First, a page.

STATEMENT OF JURISDICTION

 

The statement of jurisdiction in the Government's opening brief is correct. Gov. Br. at 2-3.

 

STATEMENT OF THE CASE

 

On March 13, 2001 Roya Rahmani and her co-defendants were indicted in the Central District of California for allegedly violating 18 U.S.C. 2339B(a)(l) by providing financial support to an organization designated by the Secretary of State as a "foreign terrorist organization." ER 1-16. Ms. Rahmani and her co-defendants moved to dismiss the indictment on October 4, 2001. CR 139. On June 21, 2002 the District Court granted the defendants' motions to dismiss. ER 21-39. The Government filed a notice of appeal on July 12, 2002. ER 40.

 

*3 STATEMENT OF FACTS

 

1. Nature of the Case

 

Roya Rahmani was granted political asylum in the United States after she fled persecution by the Iranian government, a fundamentalist dictatorship that President George W. Bush dubbed part of the "axis of evil" because it is the most active state sponsor of terrorism in the world. The group to which Ms. Rahmani is charged with providing financial support is the Mujahedin-e Khalq ("MEK"), an Iranian opposition group commonly known as the People's Mujahedin Organization of Iran ("PMOI"). ER 2.

 

The MEK/PMOI (hereinafter referred to as PMOI) seeks a transition from the fundamentalist dictatorship that presently rules Iran to a secular democratic government. The PMOI is the only major Muslim organization in the Middle East that supports the Middle East peace process, and the PMOI aided the United States' investigation into the bombing of a Jewish community center in Argentina. CR 140 at 72 (letter from U.S. Representative Elton Gallegly applauding "the People's Mojahedin of Iran, which put the lives of their members as well as their resources at risk in order to gather this valuable information.").

 

The Secretary of State's designation of the PMOI as a "foreign terrorist organization" is disputed by the PMOI and has proven to be controversial. On *4 November 16, 1998, 220 members of the U.S. House of Representatives issued a statement calling the PMOI "a legitimate opposition to the repressive Iranian regime" and urging removal of the PMOI from the Government's list of terrorist groups. CR 78 at 16. This statement calls the Secretary's initial 1997 designation of the PMOI as a terrorist group the result of a "wrong-headed" and ultimately failed "good will gesture to Tehran and its [then] newly elected moderate president." Id See also Removal of Terror Group is Sought, Washington Post, Nov. 23, 2002, at A11 (150 members of Congress "issued a statement this week saying Mujahedin-e-Khalq constitutes a legitimate democratic opposition and should not be on the list" of terrorist organizations). [FN1]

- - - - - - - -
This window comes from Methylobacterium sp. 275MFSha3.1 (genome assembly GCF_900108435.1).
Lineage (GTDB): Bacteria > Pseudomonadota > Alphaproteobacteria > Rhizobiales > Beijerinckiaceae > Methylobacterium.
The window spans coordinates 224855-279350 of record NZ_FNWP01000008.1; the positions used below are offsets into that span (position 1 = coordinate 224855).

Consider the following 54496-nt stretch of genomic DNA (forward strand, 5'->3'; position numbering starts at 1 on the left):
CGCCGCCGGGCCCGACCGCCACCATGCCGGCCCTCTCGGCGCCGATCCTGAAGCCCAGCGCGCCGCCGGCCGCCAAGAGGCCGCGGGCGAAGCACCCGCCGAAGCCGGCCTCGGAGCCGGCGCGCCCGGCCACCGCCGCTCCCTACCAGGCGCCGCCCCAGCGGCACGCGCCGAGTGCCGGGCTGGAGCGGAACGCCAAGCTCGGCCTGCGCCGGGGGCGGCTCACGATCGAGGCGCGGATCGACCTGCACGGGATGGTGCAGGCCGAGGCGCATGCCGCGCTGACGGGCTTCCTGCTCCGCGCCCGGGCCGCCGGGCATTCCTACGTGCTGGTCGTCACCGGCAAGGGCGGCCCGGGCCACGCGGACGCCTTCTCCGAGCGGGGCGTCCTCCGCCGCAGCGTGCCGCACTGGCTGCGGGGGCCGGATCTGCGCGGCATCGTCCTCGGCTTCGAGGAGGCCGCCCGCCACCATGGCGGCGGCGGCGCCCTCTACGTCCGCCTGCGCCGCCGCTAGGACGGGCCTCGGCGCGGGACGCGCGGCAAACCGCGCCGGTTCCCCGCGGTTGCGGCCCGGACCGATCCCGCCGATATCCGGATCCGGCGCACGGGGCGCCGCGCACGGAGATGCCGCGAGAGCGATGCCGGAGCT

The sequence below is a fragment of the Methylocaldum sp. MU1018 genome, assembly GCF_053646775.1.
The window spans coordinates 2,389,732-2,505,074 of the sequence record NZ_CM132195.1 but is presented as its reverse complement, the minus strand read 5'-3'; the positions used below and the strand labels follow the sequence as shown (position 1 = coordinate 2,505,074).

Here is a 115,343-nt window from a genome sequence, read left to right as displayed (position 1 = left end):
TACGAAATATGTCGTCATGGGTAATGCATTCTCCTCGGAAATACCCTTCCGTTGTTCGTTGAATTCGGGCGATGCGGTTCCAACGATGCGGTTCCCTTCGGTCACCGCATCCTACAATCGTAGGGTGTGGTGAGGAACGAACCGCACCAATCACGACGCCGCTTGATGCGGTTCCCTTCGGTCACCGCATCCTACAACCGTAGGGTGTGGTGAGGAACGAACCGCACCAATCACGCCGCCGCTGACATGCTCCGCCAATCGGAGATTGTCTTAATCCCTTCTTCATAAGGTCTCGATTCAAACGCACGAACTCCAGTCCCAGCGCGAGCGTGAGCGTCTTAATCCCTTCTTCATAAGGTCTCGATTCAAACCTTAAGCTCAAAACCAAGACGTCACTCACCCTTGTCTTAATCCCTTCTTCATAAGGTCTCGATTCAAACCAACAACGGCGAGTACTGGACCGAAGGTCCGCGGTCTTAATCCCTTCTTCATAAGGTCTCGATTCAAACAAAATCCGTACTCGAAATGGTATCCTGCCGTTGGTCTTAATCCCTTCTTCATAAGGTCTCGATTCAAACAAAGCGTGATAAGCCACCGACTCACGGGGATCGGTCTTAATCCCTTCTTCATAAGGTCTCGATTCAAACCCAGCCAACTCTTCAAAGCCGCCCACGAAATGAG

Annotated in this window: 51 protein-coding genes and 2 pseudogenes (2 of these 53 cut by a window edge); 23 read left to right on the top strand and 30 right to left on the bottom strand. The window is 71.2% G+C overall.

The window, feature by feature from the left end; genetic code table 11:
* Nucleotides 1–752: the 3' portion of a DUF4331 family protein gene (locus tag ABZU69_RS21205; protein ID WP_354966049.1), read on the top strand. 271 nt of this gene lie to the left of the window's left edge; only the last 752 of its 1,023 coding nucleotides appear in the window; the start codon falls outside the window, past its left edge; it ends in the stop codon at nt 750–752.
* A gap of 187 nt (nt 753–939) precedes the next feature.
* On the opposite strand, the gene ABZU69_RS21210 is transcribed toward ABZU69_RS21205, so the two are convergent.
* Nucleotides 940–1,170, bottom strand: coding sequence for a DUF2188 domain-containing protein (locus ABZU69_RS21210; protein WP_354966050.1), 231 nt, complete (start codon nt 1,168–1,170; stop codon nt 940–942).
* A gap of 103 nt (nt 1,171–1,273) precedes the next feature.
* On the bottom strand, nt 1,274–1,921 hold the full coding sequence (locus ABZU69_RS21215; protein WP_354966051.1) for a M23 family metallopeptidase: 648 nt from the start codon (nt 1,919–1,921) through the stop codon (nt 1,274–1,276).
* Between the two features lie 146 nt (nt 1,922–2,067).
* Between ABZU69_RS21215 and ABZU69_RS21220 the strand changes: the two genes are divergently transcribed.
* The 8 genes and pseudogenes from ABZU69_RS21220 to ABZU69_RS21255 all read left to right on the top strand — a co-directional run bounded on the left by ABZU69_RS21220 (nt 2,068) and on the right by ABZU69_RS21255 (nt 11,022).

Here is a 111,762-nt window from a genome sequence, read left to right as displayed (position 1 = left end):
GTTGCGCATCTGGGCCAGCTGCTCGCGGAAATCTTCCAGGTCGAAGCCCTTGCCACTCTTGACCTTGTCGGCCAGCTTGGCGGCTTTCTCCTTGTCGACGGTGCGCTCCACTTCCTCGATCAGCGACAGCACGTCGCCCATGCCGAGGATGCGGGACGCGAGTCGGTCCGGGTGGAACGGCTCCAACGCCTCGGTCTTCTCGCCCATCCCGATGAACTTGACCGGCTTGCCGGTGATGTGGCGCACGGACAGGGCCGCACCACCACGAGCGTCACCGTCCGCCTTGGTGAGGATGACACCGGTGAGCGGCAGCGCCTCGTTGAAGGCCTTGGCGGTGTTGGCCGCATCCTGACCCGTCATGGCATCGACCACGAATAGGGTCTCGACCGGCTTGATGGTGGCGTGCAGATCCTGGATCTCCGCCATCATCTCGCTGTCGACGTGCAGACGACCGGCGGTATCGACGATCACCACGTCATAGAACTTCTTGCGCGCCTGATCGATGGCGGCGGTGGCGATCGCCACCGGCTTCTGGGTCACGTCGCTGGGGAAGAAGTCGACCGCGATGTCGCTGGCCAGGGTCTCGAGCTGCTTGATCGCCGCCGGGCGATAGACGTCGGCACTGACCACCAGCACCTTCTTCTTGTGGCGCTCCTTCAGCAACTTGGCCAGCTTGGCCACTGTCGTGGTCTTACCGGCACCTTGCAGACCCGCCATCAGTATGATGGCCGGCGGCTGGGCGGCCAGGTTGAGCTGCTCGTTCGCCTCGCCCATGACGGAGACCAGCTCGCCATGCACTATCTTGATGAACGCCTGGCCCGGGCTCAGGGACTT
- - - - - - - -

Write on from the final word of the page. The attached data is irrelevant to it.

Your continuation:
FN1. See also CR 140, at 62 (August 31, 2001 letter from U.S. Representatives Ileana Ros-Lehtinen and Gary L. Ackerman to Secretary of State urging removal of PMOI from list of terrorist organizations, and stating that the purpose of PMOI "appears to be to replace the tyrannical government in Iran with one that is open, more friendly to the West, respectful of women's rights and human rights in general, and supportive of the Middle East peace process."); CR 140 at 59 (28 Senators call for State Department to "look afresh towards the possibilities that exist within Iran's democratic opposition, including the People's Mojahedin.").

 

Nonetheless, under the statutory scheme, as set forth below, it is entirely irrelevant to the charges against Ms. Rahmani whether the PMOI actually is a legitimate opposition group or a terrorist organization. Nor does the indictment *5 allege that Ms. Rahmani had any knowledge or intent that funds would be used to support terrorist activities, or that funds were actually used for that purpose.

 

2. The Pertinent Statutory Scheme

 

The statute Ms. Rahmani is charged with violating, 18 U.S.C. 2339B, makes it a crime punishable by up to 10 years in prison for individuals to provide "material support or resources" to a group designated by the Secretary of State as a "foreign terrorist organization." [FN2]

 

    FN2. The maximum penalty for violation of 18 U.S.C. 2339B was increased to 15 years imprisonment in 2001. See Pub. L. 107-56 810(d), 115 Stat. 380 (2001).

 

The Secretary has authority to designate a foreign group as a terrorist organization if the Secretary concludes that the group engages in "terrorist activity" and that this activity is a threat to the "national security of the United States." 8 U.S.C. 1189(a)(l). The statute places no restriction on the type of information the Secretary can use in making the designations. For purposes of this statute, the term "terrorist activity" is defined broadly to include, for example, any use of any firearm against any person or property, anywhere in the world, unless for personal monetary gain. [FN3] Likewise, "national security" is defined broadly to *6 include "the national defense, foreign relations, or economic interests of the United States." 8 U.S.C. 1189(c)(2).